The Software Revolution

In human history, there have been three great technological revolutions and many smaller ones.  The three great ones are the agricultural revolution, the industrial revolution, and the one we are now in the middle of—the software revolution. [1]

The great technological revolutions have affected what most people do every day and how society is structured.  The previous one, the industrial revolution, created lots of jobs because the new technology required huge numbers of humans to run it.  But this is not the normal course of technology; it was an anomaly in that sense.  And it makes people think, perhaps subconsciously, that technological revolutions are always good for most people’s personal economic status.

It appears that the software revolution will do what technology usually does—create wealth but destroy jobs.  Of course, we will probably find new things to do to satisfy limitless human demand.  But we should stop pretending that the software revolution, by itself, is going to be good for median wages.

Technology provides leverage on ability and luck, and in the process concentrates wealth and drives inequality.  I think that drastic wealth inequality is likely to be one of the biggest social problems of the next 20 years. [2] We can—and we will—redistribute wealth, but it still doesn’t solve the real problem of people needing something fulfilling to do.

Trying to hold on to worthless jobs is a terrible but popular idea.  Trying to find new jobs for billions of people is a good idea but obviously very hard because whatever the new jobs are, they will probably be so fundamentally different from anything that exists today that meaningful planning is almost impossible.  But the current strategy—“let’s just pretend that Travis is kidding when he talks about self-driving cars and that Uber really is going to create millions of jobs forever”—is not the right answer.

The second major challenge of the software revolution is the concentration of power in small groups.  This also happens with most technological revolutions, but the last truly terrifying technology (the atomic bomb) taught us bad lessons in a similar way to the industrial revolution and job growth.

It is hard to make an atomic bomb not because the knowledge is restricted (though it is—if I, hypothetically, knew how to make an atomic bomb, it would be tremendously illegal for me to say anything about it) but because it takes huge amounts of energy to enrich Uranium.  One effectively needs the resources of nations to do it. [3]

Again, this is not the normal course for technology—it was an idiosyncrasy of nuclear development.  The software revolution is likely to do what technology usually does, and make more power available to small groups.

Two of the biggest risks I see emerging from the software revolution—AI and synthetic biology—may put tremendous capability to cause harm in the hands of small groups, or even individuals.  It is probably already possible to design and produce a terrible disease in a small lab; development of an AI that could end human life may only require a few hundred people in an office building anywhere in the world, with no equipment other than laptops.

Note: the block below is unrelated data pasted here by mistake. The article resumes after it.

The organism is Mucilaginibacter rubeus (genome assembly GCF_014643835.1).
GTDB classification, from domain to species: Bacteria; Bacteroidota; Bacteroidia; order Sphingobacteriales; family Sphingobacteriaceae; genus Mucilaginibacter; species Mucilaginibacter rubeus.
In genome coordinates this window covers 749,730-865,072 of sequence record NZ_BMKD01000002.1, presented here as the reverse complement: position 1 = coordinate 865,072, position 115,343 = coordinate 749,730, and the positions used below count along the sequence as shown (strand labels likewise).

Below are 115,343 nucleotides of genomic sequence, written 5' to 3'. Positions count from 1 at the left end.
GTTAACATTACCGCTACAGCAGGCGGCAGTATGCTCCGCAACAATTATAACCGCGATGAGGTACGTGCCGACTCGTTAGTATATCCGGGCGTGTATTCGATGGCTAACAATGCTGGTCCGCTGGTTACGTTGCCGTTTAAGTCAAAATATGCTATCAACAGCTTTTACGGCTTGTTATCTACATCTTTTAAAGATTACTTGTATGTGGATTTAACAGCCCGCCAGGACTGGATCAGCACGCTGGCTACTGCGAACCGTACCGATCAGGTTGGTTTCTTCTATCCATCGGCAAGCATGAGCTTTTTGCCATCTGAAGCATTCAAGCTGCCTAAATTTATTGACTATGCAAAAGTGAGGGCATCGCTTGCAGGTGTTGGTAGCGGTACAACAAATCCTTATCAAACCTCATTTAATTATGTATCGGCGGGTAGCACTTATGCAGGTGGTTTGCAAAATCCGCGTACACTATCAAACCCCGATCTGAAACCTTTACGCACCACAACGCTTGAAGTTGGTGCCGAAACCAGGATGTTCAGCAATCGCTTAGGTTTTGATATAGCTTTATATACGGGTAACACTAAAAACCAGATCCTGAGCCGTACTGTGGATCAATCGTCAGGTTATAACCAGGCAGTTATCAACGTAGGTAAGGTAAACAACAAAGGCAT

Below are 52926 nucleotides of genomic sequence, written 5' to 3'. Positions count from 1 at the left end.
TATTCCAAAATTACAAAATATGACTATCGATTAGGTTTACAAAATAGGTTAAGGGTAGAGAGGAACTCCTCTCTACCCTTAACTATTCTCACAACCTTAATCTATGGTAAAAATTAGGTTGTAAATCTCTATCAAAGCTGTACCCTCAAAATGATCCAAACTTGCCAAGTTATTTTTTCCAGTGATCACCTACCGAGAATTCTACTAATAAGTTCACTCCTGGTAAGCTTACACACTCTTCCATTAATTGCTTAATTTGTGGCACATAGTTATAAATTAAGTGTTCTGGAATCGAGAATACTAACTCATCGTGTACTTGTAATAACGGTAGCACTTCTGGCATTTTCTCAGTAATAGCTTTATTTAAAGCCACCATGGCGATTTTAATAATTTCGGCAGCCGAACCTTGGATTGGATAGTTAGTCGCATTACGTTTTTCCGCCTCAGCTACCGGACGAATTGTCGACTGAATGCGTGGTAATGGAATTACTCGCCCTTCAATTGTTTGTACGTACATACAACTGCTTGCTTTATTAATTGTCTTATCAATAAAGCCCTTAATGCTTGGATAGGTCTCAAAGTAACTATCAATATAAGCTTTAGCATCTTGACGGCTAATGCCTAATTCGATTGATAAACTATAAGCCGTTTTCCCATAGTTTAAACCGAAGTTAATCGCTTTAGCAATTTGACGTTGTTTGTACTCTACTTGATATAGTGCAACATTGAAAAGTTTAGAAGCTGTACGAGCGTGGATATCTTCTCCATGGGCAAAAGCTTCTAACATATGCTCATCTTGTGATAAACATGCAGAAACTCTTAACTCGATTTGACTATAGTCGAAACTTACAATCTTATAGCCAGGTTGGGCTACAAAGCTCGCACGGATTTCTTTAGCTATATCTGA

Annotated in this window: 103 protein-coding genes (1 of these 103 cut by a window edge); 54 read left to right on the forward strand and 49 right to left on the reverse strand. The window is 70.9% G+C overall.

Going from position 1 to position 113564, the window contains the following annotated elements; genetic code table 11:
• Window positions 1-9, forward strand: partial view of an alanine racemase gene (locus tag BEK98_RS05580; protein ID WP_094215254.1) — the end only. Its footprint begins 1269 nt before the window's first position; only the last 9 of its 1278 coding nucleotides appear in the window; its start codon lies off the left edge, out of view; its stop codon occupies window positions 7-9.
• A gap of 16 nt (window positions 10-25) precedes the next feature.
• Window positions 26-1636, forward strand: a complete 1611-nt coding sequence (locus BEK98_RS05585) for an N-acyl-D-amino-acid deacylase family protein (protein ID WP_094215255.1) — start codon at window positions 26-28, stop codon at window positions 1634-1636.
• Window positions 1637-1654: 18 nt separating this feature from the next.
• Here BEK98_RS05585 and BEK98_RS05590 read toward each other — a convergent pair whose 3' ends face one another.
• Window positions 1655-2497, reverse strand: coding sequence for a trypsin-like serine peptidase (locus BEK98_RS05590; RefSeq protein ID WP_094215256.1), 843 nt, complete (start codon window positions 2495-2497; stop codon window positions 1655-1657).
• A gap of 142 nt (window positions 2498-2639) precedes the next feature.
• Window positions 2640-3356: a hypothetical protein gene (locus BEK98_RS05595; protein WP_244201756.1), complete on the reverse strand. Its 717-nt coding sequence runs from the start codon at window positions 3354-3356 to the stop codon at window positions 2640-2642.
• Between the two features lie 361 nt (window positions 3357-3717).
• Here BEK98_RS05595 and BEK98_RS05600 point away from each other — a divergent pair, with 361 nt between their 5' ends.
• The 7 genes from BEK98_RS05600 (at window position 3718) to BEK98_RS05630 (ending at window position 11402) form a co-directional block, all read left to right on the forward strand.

The new existential threats won’t require the resources of nations to produce.  A number of things that used to take the resources of nations—building a rocket, for example—are now doable by companies, at least partially enabled by software.  But a rocket can destroy anything on earth.

What can we do?  We can’t make the knowledge of these things illegal and hope it will work.  We can’t try to stop technological progress.

I think the best strategy is to try to legislate sensible safeguards but work very hard to make sure the edge we get from technology on the good side is stronger than the edge that bad actors get.  If we can synthesize new diseases, maybe we can synthesize vaccines.  If we can make a bad AI, maybe we can make a good AI that stops the bad one.

The current strategy is badly misguided.  It’s not going to be like the atomic bomb this time around, and the sooner we stop pretending otherwise, the better off we’ll be.  The fact that we don’t have serious efforts underway to combat threats from synthetic biology and AI development is astonishing.

To be clear, I’m a fan of the software revolution and I feel fortunate I was born when I was.  But I worry we learned the wrong lessons from recent examples, and these two issues—huge-scale destruction of jobs, and concentration of huge power—are getting lost.



[1] A lot of the smaller ones have been very important, like the hand axe (incidentally, the hand axe is the longest-serving piece of technology in human history), writing, cannons, the internal combustion engine, atomic bombs, fishing (many people believe that fishing is what allowed us to develop the brains that we have now), and many more. 

[2] It is true that life is better in an absolute sense than it was a hundred years ago even for very poor people.  Most of the stuff that people defending current levels of wealth inequality say is also true—highly paid people do indeed make inexpensive services for poor people.

However, ignoring quality of life relative to other people alive today feels like it ignores what make us human.  I think it’s a good thing when some people make thousands of times as much money as what other people make, but I also don’t resent paying my taxes and think we should do much more to help people that are actually poor.  The social safety net will have to trend up with the development of technology. 

[3] Or at least, one used to: